Wednesday, July 26, 2006

Not a Passing Mark

The debate over the California exit exams continues to rage, now making its way up the court levels to another appeal. At the heart of the matter is whether or not 20,000 students who flunked the exam, but otherwise fulfilled graduation requirements, should be awarded diplomas. The plaintiffs say the case is unfair, and not all students had an equal chance at learning the material necessary to pass.

This is definitely a sticky subject, as it touches on some fundamental problems in our educational system, especially in good ole California. However, the thought of exams to help assess our children’s academic acuity is appealing to me, especially as there are gross differences in the “grades” that different schools hand out. As such, and as much as people will claim there are biases and differences, I think the results should stand and the people should fail.

These tests have been coming for years now. There has been ample time for schools, and students, to prepare for them. For several years these tests were taken, but not mandatory for graduation. This is the first year it is required to graduate. The students knew it was coming; this was not a last-minute pop quiz given to them. If they felt they were behind, and their school wasn’t cutting it, they should have sought help elsewhere. That is what students have been doing for eons – you need help, you find a tutor.

Secondly, this is a state curriculum mandate. The board has said you need to know xyz to be considered graduated from high school. Yes there are inequalities associated with it. That happens with all things, and it is an indication for the schools to improve. You could make a similar argument with college acceptances. All students are not equally prepared to apply to Harvard, and they don’t have the same chances to get in. Does this mean therefore that all students should be accepted to Harvard carte blanche? No. While schools should be prepared to improve, to offer more services to their students, to better prepare and educate them, the fact is that there is a set of standards now set before the students, and they did not pass the test. Literally.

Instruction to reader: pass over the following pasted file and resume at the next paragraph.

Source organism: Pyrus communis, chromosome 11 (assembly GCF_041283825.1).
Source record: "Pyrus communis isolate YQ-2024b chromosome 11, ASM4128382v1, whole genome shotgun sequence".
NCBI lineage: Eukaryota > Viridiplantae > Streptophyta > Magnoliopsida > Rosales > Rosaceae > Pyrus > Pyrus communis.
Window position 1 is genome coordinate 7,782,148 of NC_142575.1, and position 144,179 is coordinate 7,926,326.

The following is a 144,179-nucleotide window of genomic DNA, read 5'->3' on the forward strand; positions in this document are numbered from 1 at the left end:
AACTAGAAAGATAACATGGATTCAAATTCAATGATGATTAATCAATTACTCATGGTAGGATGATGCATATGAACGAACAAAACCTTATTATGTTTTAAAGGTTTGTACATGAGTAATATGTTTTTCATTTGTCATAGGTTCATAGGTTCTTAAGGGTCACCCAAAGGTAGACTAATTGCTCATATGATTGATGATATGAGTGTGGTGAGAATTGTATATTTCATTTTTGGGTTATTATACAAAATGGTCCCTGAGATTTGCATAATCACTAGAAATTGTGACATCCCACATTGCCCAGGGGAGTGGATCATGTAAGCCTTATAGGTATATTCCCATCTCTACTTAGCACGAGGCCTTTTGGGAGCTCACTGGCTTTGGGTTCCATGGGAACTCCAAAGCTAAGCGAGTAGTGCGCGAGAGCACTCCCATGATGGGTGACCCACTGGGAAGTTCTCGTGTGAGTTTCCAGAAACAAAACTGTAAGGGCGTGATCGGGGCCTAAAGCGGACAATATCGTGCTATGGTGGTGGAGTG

And they should hold themselves accountable for that in some part. That may sound harsh, but it is their responsibility to pass the test, just like it is ultimately their responsibility to go to school, apply to college, get a job, etc. If they don’t have what it takes, it is not the fault of the test to point out their deficiencies. It is not 100% fair, and it should be remedied for the future, but these students need to realize they don’t have what it takes. We need qualified students moving into our businesses, our government, and our colleges. It is the quality of this education that keeps us going as a country, and this is a dire sign we need to improve. But for the future of American sciences, economics, and our status as an innovative society, they should fail.

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